“This is Hades. Punishment is inherent. But I think not . . . at least not on this day. ‘Rue thy former life, and revel in thy afterlife, for thou art damned.’ Is that not the advice you once gave me? We are the damned. We must survive as we may. But those infernal and wicked weapons of the new-dead — Surely the walls of Ilium would have fallen on the first day.” She paused, “Would we have fought with such demon-weapons of war?”
Calchas gazed over to the two looming cloth-bound shapes. “Probably. Priam and Agamemnon would have found some means to destroy one another, no doubt. Man’s capacity for war outweighs his capacity for reason — and this place is full of the testimonials to that.”
“They will fall in dust as vain men are wont to do.” Cassandra told him.
“They won’t go through with it. It would be suicide. That building will fall down in the next hell-storm,” Calchas replied, doubtful.
They’d watched the crowd assemble from a reasonable distance. “Pack up. In case. And I will try to steer the mayhem from our door to be on the safe side, should the range of those war-weapons be enough to hit us. Make sure you are careful where you stand.
“Look there’s old Assisi. Out for the entertainment, along with everyone else by the looks. Let’s see — drinks are half-price.” Calchas would not let this opportunity pass.
Cassandra nodded, “Where did you get the fire-spitters?”
“Che Guevara owes me a favor. It might be useful to keep one—just in case. How hard can they be to use? Look, come there are our two brave heroes.” Calchas separated himself from Cassandra, still in the guise of the department man, and wandered over to the two Prophets.
“So, gentlemen, are we ready to settle this? Remember the winner gets control of that site, should it still be standing. The loser, or losers . . .will have more immediate issues to deal with.” Calchas motioned to the nearer of the covered shapes. “Who would like Big Bertha?”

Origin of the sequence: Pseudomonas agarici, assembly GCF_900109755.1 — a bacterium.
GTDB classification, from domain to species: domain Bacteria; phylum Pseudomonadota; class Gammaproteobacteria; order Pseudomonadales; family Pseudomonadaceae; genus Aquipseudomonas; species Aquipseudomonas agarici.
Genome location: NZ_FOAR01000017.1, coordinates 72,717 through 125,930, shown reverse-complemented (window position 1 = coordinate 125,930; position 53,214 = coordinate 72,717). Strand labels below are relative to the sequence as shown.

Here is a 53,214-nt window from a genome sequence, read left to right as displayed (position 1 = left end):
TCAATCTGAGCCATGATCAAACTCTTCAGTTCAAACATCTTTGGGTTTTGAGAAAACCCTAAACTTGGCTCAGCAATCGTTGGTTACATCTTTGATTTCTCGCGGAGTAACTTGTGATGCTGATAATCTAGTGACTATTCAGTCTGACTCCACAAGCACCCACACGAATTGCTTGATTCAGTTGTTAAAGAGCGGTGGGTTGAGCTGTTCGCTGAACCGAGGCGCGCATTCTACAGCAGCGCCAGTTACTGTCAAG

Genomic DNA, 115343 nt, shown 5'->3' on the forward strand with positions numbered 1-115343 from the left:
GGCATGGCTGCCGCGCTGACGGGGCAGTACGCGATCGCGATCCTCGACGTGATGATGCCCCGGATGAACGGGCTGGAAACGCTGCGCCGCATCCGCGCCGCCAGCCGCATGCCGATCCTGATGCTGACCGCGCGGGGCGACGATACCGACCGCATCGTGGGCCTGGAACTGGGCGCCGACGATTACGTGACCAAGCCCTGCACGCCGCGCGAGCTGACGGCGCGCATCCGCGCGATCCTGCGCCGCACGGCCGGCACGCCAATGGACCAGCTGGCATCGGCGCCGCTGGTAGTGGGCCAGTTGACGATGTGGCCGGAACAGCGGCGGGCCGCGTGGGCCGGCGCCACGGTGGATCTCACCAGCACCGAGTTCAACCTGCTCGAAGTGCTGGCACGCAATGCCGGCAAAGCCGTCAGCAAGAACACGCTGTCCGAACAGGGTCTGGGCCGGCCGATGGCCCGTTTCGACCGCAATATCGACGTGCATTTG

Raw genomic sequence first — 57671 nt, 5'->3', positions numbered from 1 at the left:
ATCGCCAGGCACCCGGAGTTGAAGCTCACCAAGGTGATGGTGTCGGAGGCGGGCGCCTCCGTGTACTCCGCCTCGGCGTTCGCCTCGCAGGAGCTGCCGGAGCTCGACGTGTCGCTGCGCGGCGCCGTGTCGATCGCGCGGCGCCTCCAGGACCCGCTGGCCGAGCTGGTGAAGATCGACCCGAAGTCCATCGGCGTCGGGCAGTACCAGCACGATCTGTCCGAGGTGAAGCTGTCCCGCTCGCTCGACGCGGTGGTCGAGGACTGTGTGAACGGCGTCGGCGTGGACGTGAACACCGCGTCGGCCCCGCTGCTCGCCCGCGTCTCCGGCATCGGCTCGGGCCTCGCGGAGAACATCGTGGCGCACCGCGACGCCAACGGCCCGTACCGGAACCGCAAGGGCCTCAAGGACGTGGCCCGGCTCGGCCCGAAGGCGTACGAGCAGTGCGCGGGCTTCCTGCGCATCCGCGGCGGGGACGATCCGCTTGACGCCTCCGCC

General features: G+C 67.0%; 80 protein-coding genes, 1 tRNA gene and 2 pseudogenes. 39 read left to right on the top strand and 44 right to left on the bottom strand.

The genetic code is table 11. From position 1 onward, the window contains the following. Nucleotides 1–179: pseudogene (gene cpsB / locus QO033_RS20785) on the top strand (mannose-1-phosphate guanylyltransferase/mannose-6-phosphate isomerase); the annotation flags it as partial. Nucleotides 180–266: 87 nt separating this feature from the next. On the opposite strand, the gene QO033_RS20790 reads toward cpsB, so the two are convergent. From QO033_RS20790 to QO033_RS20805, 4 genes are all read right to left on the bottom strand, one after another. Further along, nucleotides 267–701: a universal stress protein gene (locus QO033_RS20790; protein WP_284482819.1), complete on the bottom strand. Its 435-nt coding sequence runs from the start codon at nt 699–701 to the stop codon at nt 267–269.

The Reverend Henry Prince stared doubtfully at the shape. “That’s not a sword, or a firearm.”
“Give that make a Heck-Cookie!” Kevin chortled. He’d been milling and warming up the onlookers. With a flourish he tugged the cloth away — to reveal a howitzer, pointing towards the Temple of Woe. It was an evil-looking device, as were many man-made machines of death. “Humans, they do like to kill one another in all sorts of inventive ways! Welcome Big Bertha. She’s a friendly girl!”
“And the other?” Smyth-Pigott asked, his voice tremulous.
They walked across to a lower-slung shape. “Gentlemen, meet Roaring Meg, the deadly maiden of the English Roundheads,” Kevin chuckled.
“Not your era, I suppose, but they do the job. They are primed for combat. Meg has helpers: she fires but one ball at a time, yet she’s a fiery lass and one of the more knowledgeable operatives of hell has evened the odds.” Calchas held his palm out, containing dice. “Whoever rolls snake-eyes gets first choice, but Meg is a little slower, and older, and thus she fires first.”
“What happens if we refuse this ridiculous plan?” Henry Prince could not take his eyes from the cannon.
“Refuse? I wasn’t aware that was an option.” Calchas feigned surprise.